In relation to the surrounding logistics, calculations were also made: An increased number of tankers and trucks with raw materials could create queues in the unloading area – and at the same time the legislation regarding traffic in the area had to be observed. This indicated that agreements and relationships with suppliers should be reviewed to ensure the necessary precision in the planning of raw material deliveries.
For those raw materials where it made sense, kanban became part of the overall setup to ensure the most efficient flow of raw materials and minimize stock tie-up.
The solution also included a buffer warehouse, located in a warehouse a few hundred meters from the raw material warehouse, because although calculations and simulations showed that the warehouse would be efficient and well-functioning, experience said that it made sense to have a plan B.
The overall overview and the final solution looked completely different from what the management at McBride had imagined. It turned out that the required investments could be kept at around DKK 50,000 – a figure far below the many millions that they had initially set aside. The drastic positive deviation occurred thanks to an optimized warehouse setup, both in relation to the placement of the goods, purchasing processes and handling processes.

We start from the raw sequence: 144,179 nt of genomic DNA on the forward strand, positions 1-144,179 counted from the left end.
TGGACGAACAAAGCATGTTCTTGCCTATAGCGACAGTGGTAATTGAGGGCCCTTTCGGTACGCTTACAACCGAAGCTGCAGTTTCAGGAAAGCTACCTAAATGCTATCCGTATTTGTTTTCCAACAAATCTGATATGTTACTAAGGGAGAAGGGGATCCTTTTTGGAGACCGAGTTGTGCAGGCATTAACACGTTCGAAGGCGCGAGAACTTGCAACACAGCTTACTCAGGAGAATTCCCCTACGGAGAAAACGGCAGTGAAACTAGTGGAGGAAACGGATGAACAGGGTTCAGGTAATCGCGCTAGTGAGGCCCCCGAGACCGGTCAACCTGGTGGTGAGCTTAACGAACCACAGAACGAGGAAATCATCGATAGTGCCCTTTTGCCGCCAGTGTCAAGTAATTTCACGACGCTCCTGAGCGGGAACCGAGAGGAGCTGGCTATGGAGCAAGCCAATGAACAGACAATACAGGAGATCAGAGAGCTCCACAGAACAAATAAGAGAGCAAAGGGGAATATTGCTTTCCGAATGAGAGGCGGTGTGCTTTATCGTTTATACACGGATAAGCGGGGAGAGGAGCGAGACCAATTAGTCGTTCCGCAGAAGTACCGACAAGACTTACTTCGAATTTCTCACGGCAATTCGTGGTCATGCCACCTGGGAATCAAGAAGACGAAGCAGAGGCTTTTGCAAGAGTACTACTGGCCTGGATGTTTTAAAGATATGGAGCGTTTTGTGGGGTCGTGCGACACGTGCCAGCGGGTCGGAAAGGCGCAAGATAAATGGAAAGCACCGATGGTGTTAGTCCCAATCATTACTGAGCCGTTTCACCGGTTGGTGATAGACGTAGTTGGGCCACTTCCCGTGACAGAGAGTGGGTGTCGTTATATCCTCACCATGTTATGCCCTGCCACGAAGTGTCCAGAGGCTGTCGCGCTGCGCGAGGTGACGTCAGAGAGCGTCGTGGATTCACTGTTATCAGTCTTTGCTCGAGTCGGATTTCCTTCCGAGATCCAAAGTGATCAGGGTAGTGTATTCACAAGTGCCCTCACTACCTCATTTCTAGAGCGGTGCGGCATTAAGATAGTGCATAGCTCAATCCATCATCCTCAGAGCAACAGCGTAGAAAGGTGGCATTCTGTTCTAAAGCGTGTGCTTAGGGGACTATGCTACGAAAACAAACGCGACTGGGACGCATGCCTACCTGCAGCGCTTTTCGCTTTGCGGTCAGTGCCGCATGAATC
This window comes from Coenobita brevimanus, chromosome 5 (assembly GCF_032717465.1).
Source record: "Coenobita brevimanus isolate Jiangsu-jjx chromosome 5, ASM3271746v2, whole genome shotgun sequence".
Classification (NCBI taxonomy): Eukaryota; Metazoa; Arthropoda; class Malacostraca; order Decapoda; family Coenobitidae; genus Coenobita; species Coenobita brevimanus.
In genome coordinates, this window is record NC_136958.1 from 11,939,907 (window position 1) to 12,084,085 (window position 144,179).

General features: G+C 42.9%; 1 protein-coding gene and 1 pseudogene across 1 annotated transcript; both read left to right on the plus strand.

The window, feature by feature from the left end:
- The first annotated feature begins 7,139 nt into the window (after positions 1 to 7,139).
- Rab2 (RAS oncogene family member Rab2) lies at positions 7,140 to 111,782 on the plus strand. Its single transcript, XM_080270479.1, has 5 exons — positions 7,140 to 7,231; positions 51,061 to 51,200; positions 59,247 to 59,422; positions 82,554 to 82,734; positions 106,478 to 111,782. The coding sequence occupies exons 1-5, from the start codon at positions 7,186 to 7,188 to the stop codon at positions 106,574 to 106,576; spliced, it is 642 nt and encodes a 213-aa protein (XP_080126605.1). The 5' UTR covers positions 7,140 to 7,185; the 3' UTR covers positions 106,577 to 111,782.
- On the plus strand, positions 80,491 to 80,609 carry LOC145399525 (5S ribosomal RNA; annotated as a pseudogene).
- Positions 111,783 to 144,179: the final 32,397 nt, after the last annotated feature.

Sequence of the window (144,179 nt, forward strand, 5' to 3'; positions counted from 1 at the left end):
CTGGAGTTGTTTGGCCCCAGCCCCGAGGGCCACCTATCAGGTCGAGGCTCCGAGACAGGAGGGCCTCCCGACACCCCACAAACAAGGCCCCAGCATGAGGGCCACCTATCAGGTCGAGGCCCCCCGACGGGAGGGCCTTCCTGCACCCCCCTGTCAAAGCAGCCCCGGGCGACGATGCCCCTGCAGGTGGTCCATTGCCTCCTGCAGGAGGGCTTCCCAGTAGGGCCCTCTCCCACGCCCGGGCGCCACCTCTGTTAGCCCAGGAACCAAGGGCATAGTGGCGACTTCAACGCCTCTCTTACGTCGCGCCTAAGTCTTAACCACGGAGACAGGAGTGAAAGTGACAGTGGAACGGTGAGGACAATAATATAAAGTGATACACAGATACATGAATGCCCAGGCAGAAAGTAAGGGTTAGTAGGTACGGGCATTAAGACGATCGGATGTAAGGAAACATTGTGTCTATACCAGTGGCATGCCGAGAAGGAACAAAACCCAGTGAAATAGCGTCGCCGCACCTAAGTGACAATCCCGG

kaastrup|andersen handed over a comprehensive overview of calculations and upcoming tasks, and McBride also got all the basic data in the two Excel files, so that they could work on the setup themselves and adjust the many parameters if they needed it .
With the solution, McBride had a big implementation task ahead in order to get the full benefit from the warehouse setup, because it was not only about moving inventory around and cutting down on warehouse ties, but also a large number of processes that the employees had to use and get used to. But with the big savings in mind, there was good motivation and commitment to the task.
What is the state of your warehouse and its inventory? Is it effective – and how much value have you tied up in it? Do you have an overview of what is needed to optimize it?
Contact us for a chat about how we can help you and your company to an (even) more efficient and profitable operation that suits your market's needs.